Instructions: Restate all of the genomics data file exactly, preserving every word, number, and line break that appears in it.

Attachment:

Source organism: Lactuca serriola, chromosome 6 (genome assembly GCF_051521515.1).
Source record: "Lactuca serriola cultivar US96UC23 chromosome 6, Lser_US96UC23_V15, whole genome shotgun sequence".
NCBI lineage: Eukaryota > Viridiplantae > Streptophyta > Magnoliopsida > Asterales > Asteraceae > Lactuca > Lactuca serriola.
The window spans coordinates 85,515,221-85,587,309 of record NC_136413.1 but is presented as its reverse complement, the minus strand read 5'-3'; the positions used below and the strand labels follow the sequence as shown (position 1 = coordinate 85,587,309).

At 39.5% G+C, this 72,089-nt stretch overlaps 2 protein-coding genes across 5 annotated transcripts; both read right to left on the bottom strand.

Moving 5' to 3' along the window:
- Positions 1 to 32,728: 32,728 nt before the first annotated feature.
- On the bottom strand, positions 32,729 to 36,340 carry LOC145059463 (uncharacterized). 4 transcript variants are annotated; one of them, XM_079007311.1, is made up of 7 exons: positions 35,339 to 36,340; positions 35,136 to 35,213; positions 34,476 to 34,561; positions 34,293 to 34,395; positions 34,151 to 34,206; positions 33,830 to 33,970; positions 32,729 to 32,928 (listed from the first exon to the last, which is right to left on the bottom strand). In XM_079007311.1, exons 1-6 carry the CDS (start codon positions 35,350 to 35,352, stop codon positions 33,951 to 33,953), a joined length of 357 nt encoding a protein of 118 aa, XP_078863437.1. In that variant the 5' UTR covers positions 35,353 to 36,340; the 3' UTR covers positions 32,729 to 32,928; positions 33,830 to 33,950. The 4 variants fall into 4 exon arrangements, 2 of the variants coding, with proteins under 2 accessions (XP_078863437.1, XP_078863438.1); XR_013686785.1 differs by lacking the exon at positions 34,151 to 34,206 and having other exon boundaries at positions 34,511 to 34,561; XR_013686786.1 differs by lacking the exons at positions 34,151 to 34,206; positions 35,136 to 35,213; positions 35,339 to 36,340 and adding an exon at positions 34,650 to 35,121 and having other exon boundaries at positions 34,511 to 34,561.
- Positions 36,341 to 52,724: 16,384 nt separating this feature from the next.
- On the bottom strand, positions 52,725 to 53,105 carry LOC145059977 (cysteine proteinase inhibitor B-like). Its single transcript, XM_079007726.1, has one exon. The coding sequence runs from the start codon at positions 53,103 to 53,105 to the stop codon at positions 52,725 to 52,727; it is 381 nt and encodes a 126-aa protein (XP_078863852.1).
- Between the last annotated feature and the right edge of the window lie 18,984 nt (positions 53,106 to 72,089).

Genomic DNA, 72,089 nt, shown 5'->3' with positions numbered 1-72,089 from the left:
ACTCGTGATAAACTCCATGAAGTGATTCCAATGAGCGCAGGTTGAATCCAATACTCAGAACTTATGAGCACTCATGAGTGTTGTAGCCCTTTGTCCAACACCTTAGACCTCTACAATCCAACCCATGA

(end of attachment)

Source organism: Lactuca serriola, chromosome 6 (genome assembly GCF_051521515.1).
Source record: "Lactuca serriola cultivar US96UC23 chromosome 6, Lser_US96UC23_V15, whole genome shotgun sequence".
NCBI lineage: Eukaryota > Viridiplantae > Streptophyta > Magnoliopsida > Asterales > Asteraceae > Lactuca > Lactuca serriola.
The window spans coordinates 85,515,221-85,587,309 of record NC_136413.1 but is presented as its reverse complement, the minus strand read 5'-3'; the positions used below and the strand labels follow the sequence as shown (position 1 = coordinate 85,587,309).

At 39.5% G+C, this 72,089-nt stretch overlaps 2 protein-coding genes across 5 annotated transcripts; both read right to left on the bottom strand.

Moving 5' to 3' along the window:
- Positions 1 to 32,728: 32,728 nt before the first annotated feature.
- On the bottom strand, positions 32,729 to 36,340 carry LOC145059463 (uncharacterized). 4 transcript variants are annotated; one of them, XM_079007311.1, is made up of 7 exons: positions 35,339 to 36,340; positions 35,136 to 35,213; positions 34,476 to 34,561; positions 34,293 to 34,395; positions 34,151 to 34,206; positions 33,830 to 33,970; positions 32,729 to 32,928 (listed from the first exon to the last, which is right to left on the bottom strand). In XM_079007311.1, exons 1-6 carry the CDS (start codon positions 35,350 to 35,352, stop codon positions 33,951 to 33,953), a joined length of 357 nt encoding a protein of 118 aa, XP_078863437.1. In that variant the 5' UTR covers positions 35,353 to 36,340; the 3' UTR covers positions 32,729 to 32,928; positions 33,830 to 33,950. The 4 variants fall into 4 exon arrangements, 2 of the variants coding, with proteins under 2 accessions (XP_078863437.1, XP_078863438.1); XR_013686785.1 differs by lacking the exon at positions 34,151 to 34,206 and having other exon boundaries at positions 34,511 to 34,561; XR_013686786.1 differs by lacking the exons at positions 34,151 to 34,206; positions 35,136 to 35,213; positions 35,339 to 36,340 and adding an exon at positions 34,650 to 35,121 and having other exon boundaries at positions 34,511 to 34,561.
- Positions 36,341 to 52,724: 16,384 nt separating this feature from the next.
- On the bottom strand, positions 52,725 to 53,105 carry LOC145059977 (cysteine proteinase inhibitor B-like). Its single transcript, XM_079007726.1, has one exon. The coding sequence runs from the start codon at positions 53,103 to 53,105 to the stop codon at positions 52,725 to 52,727; it is 381 nt and encodes a 126-aa protein (XP_078863852.1).
- Between the last annotated feature and the right edge of the window lie 18,984 nt (positions 53,106 to 72,089).

Genomic DNA, 72,089 nt, shown 5'->3' with positions numbered 1-72,089 from the left:
ACTCGTGATAAACTCCATGAAGTGATTCCAATGAGCGCAGGTTGAATCCAATACTCAGAACTTATGAGCACTCATGAGTGTTGTAGCCCTTTGTCCAACACCTTAGACCTCTACAATCCAACCCATGA